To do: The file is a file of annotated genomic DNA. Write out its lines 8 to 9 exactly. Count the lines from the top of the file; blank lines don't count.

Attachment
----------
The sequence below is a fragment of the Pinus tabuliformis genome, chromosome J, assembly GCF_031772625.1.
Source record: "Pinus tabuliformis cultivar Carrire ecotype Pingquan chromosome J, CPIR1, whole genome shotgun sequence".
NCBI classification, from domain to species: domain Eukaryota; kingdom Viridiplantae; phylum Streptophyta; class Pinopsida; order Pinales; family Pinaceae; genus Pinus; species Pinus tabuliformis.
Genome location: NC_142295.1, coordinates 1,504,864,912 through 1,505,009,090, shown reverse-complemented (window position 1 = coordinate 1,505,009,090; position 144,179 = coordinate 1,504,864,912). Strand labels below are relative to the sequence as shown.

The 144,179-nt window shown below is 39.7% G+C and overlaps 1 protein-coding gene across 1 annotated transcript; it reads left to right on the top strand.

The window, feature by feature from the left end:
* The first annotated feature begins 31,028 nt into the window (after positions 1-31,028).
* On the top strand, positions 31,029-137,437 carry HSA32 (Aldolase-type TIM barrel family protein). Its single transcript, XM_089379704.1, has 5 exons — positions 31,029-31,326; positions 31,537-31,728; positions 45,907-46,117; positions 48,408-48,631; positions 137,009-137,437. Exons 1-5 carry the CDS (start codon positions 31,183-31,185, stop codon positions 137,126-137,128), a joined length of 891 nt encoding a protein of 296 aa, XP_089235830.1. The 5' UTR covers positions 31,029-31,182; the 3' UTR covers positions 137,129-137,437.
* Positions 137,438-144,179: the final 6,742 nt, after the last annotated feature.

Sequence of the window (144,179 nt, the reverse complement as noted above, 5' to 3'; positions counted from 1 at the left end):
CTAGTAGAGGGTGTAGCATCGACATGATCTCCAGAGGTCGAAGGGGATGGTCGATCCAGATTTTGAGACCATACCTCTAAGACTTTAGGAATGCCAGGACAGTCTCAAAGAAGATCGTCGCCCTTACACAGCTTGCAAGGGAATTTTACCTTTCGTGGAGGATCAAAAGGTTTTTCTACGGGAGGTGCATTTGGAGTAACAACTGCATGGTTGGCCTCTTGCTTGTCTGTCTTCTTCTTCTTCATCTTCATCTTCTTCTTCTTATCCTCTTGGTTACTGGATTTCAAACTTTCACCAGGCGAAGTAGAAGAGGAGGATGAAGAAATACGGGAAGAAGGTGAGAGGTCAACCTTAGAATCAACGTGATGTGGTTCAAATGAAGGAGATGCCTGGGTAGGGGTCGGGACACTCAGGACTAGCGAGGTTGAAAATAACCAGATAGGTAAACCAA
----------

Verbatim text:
* On the top strand, positions 31,029-137,437 carry HSA32 (Aldolase-type TIM barrel family protein). Its single transcript, XM_089379704.1, has 5 exons — positions 31,029-31,326; positions 31,537-31,728; positions 45,907-46,117; positions 48,408-48,631; positions 137,009-137,437. Exons 1-5 carry the CDS (start codon positions 31,183-31,185, stop codon positions 137,126-137,128), a joined length of 891 nt encoding a protein of 296 aa, XP_089235830.1. The 5' UTR covers positions 31,029-31,182; the 3' UTR covers positions 137,129-137,437.
* Positions 137,438-144,179: the final 6,742 nt, after the last annotated feature.